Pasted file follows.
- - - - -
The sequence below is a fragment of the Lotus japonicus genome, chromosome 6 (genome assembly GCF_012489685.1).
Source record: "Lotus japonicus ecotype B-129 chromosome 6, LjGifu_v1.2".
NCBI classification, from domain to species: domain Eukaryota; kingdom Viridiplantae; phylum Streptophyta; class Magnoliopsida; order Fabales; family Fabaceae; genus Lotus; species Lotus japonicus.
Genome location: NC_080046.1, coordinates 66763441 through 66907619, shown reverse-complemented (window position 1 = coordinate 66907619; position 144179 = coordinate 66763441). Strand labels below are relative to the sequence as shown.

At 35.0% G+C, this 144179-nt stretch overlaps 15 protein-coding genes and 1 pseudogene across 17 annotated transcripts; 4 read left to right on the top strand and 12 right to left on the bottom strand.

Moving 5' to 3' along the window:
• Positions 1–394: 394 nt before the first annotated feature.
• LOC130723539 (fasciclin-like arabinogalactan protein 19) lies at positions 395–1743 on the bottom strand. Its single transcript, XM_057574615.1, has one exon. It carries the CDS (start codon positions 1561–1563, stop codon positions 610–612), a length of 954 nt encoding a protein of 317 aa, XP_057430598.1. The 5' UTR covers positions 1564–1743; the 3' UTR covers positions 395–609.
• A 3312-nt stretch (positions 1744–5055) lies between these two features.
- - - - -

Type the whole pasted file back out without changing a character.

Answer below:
The sequence below is a fragment of the Lotus japonicus genome, chromosome 6 (genome assembly GCF_012489685.1).
Source record: "Lotus japonicus ecotype B-129 chromosome 6, LjGifu_v1.2".
NCBI classification, from domain to species: domain Eukaryota; kingdom Viridiplantae; phylum Streptophyta; class Magnoliopsida; order Fabales; family Fabaceae; genus Lotus; species Lotus japonicus.
Genome location: NC_080046.1, coordinates 66763441 through 66907619, shown reverse-complemented (window position 1 = coordinate 66907619; position 144179 = coordinate 66763441). Strand labels below are relative to the sequence as shown.

At 35.0% G+C, this 144179-nt stretch overlaps 15 protein-coding genes and 1 pseudogene across 17 annotated transcripts; 4 read left to right on the top strand and 12 right to left on the bottom strand.

Moving 5' to 3' along the window:
• Positions 1–394: 394 nt before the first annotated feature.
• LOC130723539 (fasciclin-like arabinogalactan protein 19) lies at positions 395–1743 on the bottom strand. Its single transcript, XM_057574615.1, has one exon. It carries the CDS (start codon positions 1561–1563, stop codon positions 610–612), a length of 954 nt encoding a protein of 317 aa, XP_057430598.1. The 5' UTR covers positions 1564–1743; the 3' UTR covers positions 395–609.
• A 3312-nt stretch (positions 1744–5055) lies between these two features.